Finally, in Figure 4, we forecasted the resources needed to support our new product coming on line. After the RIF, my concern was how to quantify what two writers could achieve over what period of time.
Based on our earlier, non-CMS system, compiled data told us that each writer averaged three procedures per week. This included research, interviews, draft development, and technical review. The content is highly technical and dense, ranging from 3 to 30 pages (or more). We estimated that 126 new procedures would be required for the initial doc set to support field servicing of the product. The graph in Figure 4 uses this metric to demonstrate how long it would take two to five writers to complete 126 procedures. My intent was to show why we needed additional contractors if the documentation was due by end of the year. Using my current two writers, the formula calculated six months of development. Yet, three months into the project, our database confirms that these two writers have developed 103 procedures out of 126. This is 82 percent of the total procedures either completed or in draft only 50 percent of the way through the project! In other words, with our CMS, two writers achieved what we estimated, using our non-CMS data, four writers to achieve.
Our “before and after” data is impressive, given we did not calculate a 50 percent reduction in force when we compiled the data prior to implementing our CMS tool. The RIF actually presented conclusive proof that 50 percent of resources achieved almost 100 percent required productivity. What is key here is that although the high operational efficiency gains with our CMS were severely underestimated, we could not know that without the original metrics.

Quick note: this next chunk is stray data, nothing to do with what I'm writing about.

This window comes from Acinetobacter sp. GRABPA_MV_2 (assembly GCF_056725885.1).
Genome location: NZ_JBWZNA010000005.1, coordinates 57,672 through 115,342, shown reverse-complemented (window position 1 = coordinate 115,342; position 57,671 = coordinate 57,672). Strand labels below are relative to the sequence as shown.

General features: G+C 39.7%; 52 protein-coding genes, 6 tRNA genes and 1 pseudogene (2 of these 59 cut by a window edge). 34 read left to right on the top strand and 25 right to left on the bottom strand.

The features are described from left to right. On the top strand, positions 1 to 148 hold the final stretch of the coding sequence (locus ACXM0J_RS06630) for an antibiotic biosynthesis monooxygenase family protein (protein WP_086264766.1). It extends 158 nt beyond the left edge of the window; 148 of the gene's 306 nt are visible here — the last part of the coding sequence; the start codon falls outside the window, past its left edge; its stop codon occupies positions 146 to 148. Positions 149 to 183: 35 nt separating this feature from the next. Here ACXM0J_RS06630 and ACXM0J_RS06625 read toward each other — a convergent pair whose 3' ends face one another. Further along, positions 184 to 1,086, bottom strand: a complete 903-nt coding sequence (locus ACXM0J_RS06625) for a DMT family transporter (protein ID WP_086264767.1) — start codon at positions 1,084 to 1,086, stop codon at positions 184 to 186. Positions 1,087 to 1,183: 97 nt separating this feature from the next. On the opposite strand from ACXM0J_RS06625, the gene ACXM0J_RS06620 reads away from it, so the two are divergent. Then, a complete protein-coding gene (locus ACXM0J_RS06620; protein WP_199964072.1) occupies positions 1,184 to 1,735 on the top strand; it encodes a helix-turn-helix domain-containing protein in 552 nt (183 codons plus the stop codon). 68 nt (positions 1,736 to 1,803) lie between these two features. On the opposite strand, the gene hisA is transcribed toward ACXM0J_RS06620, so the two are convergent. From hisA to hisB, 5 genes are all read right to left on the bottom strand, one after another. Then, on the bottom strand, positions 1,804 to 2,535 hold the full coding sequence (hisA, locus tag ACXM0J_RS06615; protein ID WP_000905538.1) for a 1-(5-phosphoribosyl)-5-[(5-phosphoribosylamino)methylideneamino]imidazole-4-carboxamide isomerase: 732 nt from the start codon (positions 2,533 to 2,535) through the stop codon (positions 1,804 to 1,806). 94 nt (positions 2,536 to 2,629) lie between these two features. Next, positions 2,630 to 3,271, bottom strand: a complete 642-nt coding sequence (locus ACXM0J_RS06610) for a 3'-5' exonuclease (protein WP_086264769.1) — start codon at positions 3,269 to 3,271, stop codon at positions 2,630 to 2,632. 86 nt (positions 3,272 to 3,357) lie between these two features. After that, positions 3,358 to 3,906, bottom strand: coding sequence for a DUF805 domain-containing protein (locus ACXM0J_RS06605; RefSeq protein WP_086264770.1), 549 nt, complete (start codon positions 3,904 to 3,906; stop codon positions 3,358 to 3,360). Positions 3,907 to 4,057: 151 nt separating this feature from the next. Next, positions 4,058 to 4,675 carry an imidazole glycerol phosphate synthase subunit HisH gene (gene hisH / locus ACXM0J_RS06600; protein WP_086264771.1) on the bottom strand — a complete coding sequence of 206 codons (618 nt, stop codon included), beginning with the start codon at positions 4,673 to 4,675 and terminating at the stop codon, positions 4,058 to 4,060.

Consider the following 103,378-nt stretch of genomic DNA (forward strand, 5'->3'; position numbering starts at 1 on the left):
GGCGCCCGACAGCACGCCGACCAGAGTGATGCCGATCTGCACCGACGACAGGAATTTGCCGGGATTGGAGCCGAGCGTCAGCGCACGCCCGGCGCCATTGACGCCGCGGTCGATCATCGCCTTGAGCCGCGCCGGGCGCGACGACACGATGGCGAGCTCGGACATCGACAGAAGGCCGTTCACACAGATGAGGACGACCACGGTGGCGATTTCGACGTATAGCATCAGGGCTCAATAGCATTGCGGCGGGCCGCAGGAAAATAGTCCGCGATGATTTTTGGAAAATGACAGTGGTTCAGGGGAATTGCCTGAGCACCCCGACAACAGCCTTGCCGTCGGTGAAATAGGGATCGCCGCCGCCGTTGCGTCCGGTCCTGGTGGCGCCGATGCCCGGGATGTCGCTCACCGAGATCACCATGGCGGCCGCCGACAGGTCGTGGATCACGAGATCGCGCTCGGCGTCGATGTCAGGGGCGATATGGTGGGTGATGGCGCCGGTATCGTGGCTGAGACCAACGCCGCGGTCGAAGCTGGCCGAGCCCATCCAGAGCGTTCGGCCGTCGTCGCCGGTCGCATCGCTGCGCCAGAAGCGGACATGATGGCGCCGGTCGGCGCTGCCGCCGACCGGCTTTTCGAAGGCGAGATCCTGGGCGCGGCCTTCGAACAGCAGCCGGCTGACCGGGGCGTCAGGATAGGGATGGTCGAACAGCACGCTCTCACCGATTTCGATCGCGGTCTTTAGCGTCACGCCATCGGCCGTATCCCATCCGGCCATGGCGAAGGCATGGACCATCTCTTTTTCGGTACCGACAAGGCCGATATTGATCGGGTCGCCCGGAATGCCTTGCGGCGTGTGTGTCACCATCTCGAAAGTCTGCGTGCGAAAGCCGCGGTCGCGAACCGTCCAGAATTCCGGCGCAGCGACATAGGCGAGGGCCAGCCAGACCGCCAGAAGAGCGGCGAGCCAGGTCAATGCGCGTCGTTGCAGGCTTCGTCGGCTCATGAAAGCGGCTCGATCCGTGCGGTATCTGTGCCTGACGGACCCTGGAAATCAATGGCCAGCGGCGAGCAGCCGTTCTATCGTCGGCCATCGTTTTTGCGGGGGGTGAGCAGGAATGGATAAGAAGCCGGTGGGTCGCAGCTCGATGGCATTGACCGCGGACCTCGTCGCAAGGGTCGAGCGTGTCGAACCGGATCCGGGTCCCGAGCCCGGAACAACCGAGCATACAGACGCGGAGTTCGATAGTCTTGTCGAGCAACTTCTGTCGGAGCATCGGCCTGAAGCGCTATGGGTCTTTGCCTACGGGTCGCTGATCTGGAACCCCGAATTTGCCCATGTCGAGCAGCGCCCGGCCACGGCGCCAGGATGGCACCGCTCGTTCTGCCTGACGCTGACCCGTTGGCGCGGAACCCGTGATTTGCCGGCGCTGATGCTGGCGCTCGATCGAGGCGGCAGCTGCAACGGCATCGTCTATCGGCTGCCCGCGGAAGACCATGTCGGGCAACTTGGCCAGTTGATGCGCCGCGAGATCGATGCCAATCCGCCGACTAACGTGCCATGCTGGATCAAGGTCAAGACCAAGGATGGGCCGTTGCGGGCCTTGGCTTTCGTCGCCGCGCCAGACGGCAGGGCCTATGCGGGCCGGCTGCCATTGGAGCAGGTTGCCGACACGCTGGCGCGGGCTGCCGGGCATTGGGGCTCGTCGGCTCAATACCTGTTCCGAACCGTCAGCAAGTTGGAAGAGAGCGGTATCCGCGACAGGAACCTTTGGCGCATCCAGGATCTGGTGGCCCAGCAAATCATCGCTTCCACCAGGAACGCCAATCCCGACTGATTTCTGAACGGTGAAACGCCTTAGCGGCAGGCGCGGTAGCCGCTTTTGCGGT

The Positive Results “By Products”
The results “by-products” for my team actually went beyond the data in less quantitative areas of improvement. Roles and responsibilities are now very focused and specific. Our metrics are now more accurate and better automated. ROI can be calculated when needed. We can measure our processes, workflows, and output down to a fine granularity. We transitioned hours that were formerly spent on manual processes to document redesign, strategic roadmapping of our tools and technology, and new venues for information delivery. In addition, we’ve raised our visibility and value to other organizations. We now support manufacturing, delivering unconventional, new informational products. Even IT has become a closer ally, and better understands our technology and the productivity potential it garnered for us. These results, combined with our comparative post-CMS data, presented an irrefutable conclusion of success.
As a manager, a bottom line goal is not only making good on promises but confirming the trust and confidence I asked from my executives. Headcount is the highest cost to a company. Data that demonstrates improved through-put with fewer people is a powerful message. Albeit we did not expect the extent of resource savings and productivity gains that we finally achieved, we did prove that we knew where our constraints were and that our proposed solution worked. Our integrity is proven not only as a data-driven organization but a result-driven one. Capturing data with as-is processes and tools early in the processprior to securing new resources can be invaluable in demonstrating positive, results-driven proof of success.